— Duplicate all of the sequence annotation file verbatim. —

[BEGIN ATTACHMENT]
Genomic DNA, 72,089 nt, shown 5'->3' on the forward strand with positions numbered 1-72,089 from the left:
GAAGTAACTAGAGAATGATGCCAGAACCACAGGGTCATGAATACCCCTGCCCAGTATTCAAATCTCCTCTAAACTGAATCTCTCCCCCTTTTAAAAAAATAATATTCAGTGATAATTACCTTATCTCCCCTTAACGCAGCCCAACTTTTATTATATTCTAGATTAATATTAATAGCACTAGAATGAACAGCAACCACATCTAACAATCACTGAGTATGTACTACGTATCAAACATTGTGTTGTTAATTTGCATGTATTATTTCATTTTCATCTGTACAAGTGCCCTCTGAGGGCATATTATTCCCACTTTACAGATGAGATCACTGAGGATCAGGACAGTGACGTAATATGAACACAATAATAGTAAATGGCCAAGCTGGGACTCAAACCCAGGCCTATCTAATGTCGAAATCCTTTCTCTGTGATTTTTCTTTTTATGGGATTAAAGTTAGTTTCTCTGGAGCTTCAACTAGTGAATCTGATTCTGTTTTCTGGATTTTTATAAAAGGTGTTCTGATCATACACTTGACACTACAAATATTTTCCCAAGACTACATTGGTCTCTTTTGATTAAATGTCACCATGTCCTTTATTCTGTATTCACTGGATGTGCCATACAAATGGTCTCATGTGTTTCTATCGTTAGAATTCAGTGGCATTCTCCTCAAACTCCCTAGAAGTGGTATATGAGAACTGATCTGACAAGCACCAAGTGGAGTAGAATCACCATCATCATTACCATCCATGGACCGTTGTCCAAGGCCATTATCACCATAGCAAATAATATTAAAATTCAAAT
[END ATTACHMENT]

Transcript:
Genomic DNA, 72,089 nt, shown 5'->3' on the forward strand with positions numbered 1-72,089 from the left:
GAAGTAACTAGAGAATGATGCCAGAACCACAGGGTCATGAATACCCCTGCCCAGTATTCAAATCTCCTCTAAACTGAATCTCTCCCCCTTTTAAAAAAATAATATTCAGTGATAATTACCTTATCTCCCCTTAACGCAGCCCAACTTTTATTATATTCTAGATTAATATTAATAGCACTAGAATGAACAGCAACCACATCTAACAATCACTGAGTATGTACTACGTATCAAACATTGTGTTGTTAATTTGCATGTATTATTTCATTTTCATCTGTACAAGTGCCCTCTGAGGGCATATTATTCCCACTTTACAGATGAGATCACTGAGGATCAGGACAGTGACGTAATATGAACACAATAATAGTAAATGGCCAAGCTGGGACTCAAACCCAGGCCTATCTAATGTCGAAATCCTTTCTCTGTGATTTTTCTTTTTATGGGATTAAAGTTAGTTTCTCTGGAGCTTCAACTAGTGAATCTGATTCTGTTTTCTGGATTTTTATAAAAGGTGTTCTGATCATACACTTGACACTACAAATATTTTCCCAAGACTACATTGGTCTCTTTTGATTAAATGTCACCATGTCCTTTATTCTGTATTCACTGGATGTGCCATACAAATGGTCTCATGTGTTTCTATCGTTAGAATTCAGTGGCATTCTCCTCAAACTCCCTAGAAGTGGTATATGAGAACTGATCTGACAAGCACCAAGTGGAGTAGAATCACCATCATCATTACCATCCATGGACCGTTGTCCAAGGCCATTATCACCATAGCAAATAATATTAAAATTCAAAT